The history of the Romanian brass band probably has its beginning during the times of the Hapsburg empire and associated annexations to the empire during the 17th to 19th centuries. These Hapsburg influences are now seen in the distribution of brass bands in the areas of Banat, Transylvania and Moldavia, but not southern Romania.
Entertainment brass bands were popular during the 19th century prominently in the Saxon areas. These played on Sundays and in bandstands, as was common throughout Europe.
Many villagers encountered brass bands during Hapsburg military service, and after the fall of the Hapsburg Empire in 1918 the brass bands continued as part of the Romanian military. During the communist period many Romanian wind instrumentalists and gypsy lăutari were employed in the army as musicians which has resulted in a large fund of brass musicians in many rural villages today.
In the regions of Banat, Transylvania and Moldavia some of the taraf and village music groups have converted their repertoire of local music to brass group arrangements consisting of melody lead on clarinet, trumpet and bugles, accompanied by tubas, trombone and big drum.
In Moldavia these dominated the village music from around the 1930s. The repertoire includes many dances together with the wedding ritual tunes, songs, marches, and popular modern ballroom dances. Generally the musicians in northern Moldavia are predominantly Romanian, whereas those in the centre and south of Moldavia are gypsies.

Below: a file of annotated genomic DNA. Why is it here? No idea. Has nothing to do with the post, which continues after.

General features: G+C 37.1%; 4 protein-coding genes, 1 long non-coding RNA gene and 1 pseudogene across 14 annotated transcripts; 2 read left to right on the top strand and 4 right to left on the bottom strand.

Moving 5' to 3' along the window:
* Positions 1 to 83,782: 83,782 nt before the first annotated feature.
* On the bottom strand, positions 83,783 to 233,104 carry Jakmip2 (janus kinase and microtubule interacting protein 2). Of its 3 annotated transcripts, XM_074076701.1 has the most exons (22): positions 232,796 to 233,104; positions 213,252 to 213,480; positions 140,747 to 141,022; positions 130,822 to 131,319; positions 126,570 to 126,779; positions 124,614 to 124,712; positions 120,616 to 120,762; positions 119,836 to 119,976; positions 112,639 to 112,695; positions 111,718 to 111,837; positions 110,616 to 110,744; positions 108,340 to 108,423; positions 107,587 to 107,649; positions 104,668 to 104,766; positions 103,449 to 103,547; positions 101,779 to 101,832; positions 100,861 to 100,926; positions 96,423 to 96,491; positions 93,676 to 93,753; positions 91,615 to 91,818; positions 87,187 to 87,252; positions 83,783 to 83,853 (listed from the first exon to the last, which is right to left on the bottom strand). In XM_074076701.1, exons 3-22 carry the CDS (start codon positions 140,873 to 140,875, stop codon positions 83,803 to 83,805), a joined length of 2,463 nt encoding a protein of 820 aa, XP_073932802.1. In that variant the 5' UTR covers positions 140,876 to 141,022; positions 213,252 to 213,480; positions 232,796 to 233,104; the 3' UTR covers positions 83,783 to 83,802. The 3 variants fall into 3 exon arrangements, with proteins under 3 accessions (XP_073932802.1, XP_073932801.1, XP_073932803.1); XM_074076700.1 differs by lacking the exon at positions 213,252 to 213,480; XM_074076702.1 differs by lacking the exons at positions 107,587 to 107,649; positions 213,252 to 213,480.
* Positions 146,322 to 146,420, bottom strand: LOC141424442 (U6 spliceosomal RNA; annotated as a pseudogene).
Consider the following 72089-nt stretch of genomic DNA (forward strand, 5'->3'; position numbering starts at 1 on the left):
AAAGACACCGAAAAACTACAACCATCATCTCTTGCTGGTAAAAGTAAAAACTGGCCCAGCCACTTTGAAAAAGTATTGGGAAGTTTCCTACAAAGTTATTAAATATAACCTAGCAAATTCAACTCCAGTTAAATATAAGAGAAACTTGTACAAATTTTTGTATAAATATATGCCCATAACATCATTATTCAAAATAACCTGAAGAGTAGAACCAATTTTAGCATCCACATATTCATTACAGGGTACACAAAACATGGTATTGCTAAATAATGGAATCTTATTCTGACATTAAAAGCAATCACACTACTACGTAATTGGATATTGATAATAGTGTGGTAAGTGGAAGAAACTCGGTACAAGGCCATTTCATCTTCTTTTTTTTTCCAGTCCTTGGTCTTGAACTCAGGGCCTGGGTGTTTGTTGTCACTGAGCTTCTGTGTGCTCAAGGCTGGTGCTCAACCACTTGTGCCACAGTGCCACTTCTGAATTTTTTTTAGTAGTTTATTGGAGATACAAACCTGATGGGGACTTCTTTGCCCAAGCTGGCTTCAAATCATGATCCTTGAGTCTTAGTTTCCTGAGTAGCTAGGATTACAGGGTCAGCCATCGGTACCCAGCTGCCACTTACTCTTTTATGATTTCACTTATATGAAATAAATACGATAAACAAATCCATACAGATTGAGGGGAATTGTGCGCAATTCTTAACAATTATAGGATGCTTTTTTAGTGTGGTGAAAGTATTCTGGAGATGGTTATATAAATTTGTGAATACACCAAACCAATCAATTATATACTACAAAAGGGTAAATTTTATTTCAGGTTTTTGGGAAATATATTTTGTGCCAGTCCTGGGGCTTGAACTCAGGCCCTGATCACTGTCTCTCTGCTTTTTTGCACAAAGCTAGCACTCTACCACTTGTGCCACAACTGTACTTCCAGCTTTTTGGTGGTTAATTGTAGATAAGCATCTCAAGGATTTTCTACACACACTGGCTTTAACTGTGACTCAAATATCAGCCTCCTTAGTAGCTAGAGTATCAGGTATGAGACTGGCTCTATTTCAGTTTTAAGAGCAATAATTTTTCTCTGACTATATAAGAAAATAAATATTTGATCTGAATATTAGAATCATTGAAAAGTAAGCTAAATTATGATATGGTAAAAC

The further progression of the changing instrumentation is continuing with the adoption of taragot, accordion and electronic keyboard during the 1980s. Some of the traditional village brass bands have continued without modernisation, these being found mainly in central and north Moldavia. The best know are from Zece Prăjini (near to Roman in central Moldavia), other musicians from this village are better known in west Europe marketed as “fanfare Ciocărlia” (Ciocârlia means sky lark and is the title of a melody that every Romanian instrumentalist will perform, but misspelt with ă in place of â).
The trumpet is also included in the town folk ensembles of Moldavia, together with the usual selection of village and taraf instruments. However, the most notable Romanian music folk trumpet player recorded by Electrecord is Constantine Gherghina who is not from Moldavia, but from Mehedinţi and plays melodies from Oltenia and Banat.